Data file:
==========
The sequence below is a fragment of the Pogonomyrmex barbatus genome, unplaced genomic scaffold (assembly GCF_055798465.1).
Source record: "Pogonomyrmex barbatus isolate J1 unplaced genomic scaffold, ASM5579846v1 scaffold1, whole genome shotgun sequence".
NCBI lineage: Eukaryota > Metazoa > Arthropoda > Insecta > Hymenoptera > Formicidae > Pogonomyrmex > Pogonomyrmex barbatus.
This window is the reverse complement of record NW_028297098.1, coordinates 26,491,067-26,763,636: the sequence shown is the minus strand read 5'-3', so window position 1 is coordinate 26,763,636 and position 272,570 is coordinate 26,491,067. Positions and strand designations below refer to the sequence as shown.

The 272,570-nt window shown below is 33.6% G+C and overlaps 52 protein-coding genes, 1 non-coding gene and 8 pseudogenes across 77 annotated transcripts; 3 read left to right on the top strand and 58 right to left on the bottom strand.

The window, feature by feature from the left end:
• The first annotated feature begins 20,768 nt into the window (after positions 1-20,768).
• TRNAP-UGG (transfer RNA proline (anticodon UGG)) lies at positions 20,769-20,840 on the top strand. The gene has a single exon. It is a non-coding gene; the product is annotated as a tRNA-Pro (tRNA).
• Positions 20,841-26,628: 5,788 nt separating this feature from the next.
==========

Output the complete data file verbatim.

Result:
The sequence below is a fragment of the Pogonomyrmex barbatus genome, unplaced genomic scaffold (assembly GCF_055798465.1).
Source record: "Pogonomyrmex barbatus isolate J1 unplaced genomic scaffold, ASM5579846v1 scaffold1, whole genome shotgun sequence".
NCBI lineage: Eukaryota > Metazoa > Arthropoda > Insecta > Hymenoptera > Formicidae > Pogonomyrmex > Pogonomyrmex barbatus.
This window is the reverse complement of record NW_028297098.1, coordinates 26,491,067-26,763,636: the sequence shown is the minus strand read 5'-3', so window position 1 is coordinate 26,763,636 and position 272,570 is coordinate 26,491,067. Positions and strand designations below refer to the sequence as shown.

The 272,570-nt window shown below is 33.6% G+C and overlaps 52 protein-coding genes, 1 non-coding gene and 8 pseudogenes across 77 annotated transcripts; 3 read left to right on the top strand and 58 right to left on the bottom strand.

The window, feature by feature from the left end:
• The first annotated feature begins 20,768 nt into the window (after positions 1-20,768).
• TRNAP-UGG (transfer RNA proline (anticodon UGG)) lies at positions 20,769-20,840 on the top strand. The gene has a single exon. It is a non-coding gene; the product is annotated as a tRNA-Pro (tRNA).
• Positions 20,841-26,628: 5,788 nt separating this feature from the next.